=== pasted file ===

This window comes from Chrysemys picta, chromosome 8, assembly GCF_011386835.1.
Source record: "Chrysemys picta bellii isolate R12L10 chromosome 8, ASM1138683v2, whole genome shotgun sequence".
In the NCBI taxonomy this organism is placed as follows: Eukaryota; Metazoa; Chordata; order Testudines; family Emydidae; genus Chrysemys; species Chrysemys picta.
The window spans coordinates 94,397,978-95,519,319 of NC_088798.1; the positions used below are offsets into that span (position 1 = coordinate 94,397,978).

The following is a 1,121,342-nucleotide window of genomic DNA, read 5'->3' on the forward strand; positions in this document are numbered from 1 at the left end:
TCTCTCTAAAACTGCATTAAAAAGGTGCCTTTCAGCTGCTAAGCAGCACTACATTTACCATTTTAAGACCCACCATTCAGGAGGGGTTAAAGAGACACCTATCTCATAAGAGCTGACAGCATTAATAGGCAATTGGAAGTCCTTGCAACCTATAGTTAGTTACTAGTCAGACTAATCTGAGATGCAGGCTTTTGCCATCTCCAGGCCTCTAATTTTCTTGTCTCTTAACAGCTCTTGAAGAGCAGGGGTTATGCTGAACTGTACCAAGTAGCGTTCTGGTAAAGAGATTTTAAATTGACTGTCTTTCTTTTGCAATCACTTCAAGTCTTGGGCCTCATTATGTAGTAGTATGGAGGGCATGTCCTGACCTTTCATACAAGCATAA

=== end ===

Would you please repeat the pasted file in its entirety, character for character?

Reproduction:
This window comes from Chrysemys picta, chromosome 8, assembly GCF_011386835.1.
Source record: "Chrysemys picta bellii isolate R12L10 chromosome 8, ASM1138683v2, whole genome shotgun sequence".
In the NCBI taxonomy this organism is placed as follows: Eukaryota; Metazoa; Chordata; order Testudines; family Emydidae; genus Chrysemys; species Chrysemys picta.
The window spans coordinates 94,397,978-95,519,319 of NC_088798.1; the positions used below are offsets into that span (position 1 = coordinate 94,397,978).

The following is a 1,121,342-nucleotide window of genomic DNA, read 5'->3' on the forward strand; positions in this document are numbered from 1 at the left end:
TCTCTCTAAAACTGCATTAAAAAGGTGCCTTTCAGCTGCTAAGCAGCACTACATTTACCATTTTAAGACCCACCATTCAGGAGGGGTTAAAGAGACACCTATCTCATAAGAGCTGACAGCATTAATAGGCAATTGGAAGTCCTTGCAACCTATAGTTAGTTACTAGTCAGACTAATCTGAGATGCAGGCTTTTGCCATCTCCAGGCCTCTAATTTTCTTGTCTCTTAACAGCTCTTGAAGAGCAGGGGTTATGCTGAACTGTACCAAGTAGCGTTCTGGTAAAGAGATTTTAAATTGACTGTCTTTCTTTTGCAATCACTTCAAGTCTTGGGCCTCATTATGTAGTAGTATGGAGGGCATGTCCTGACCTTTCATACAAGCATAA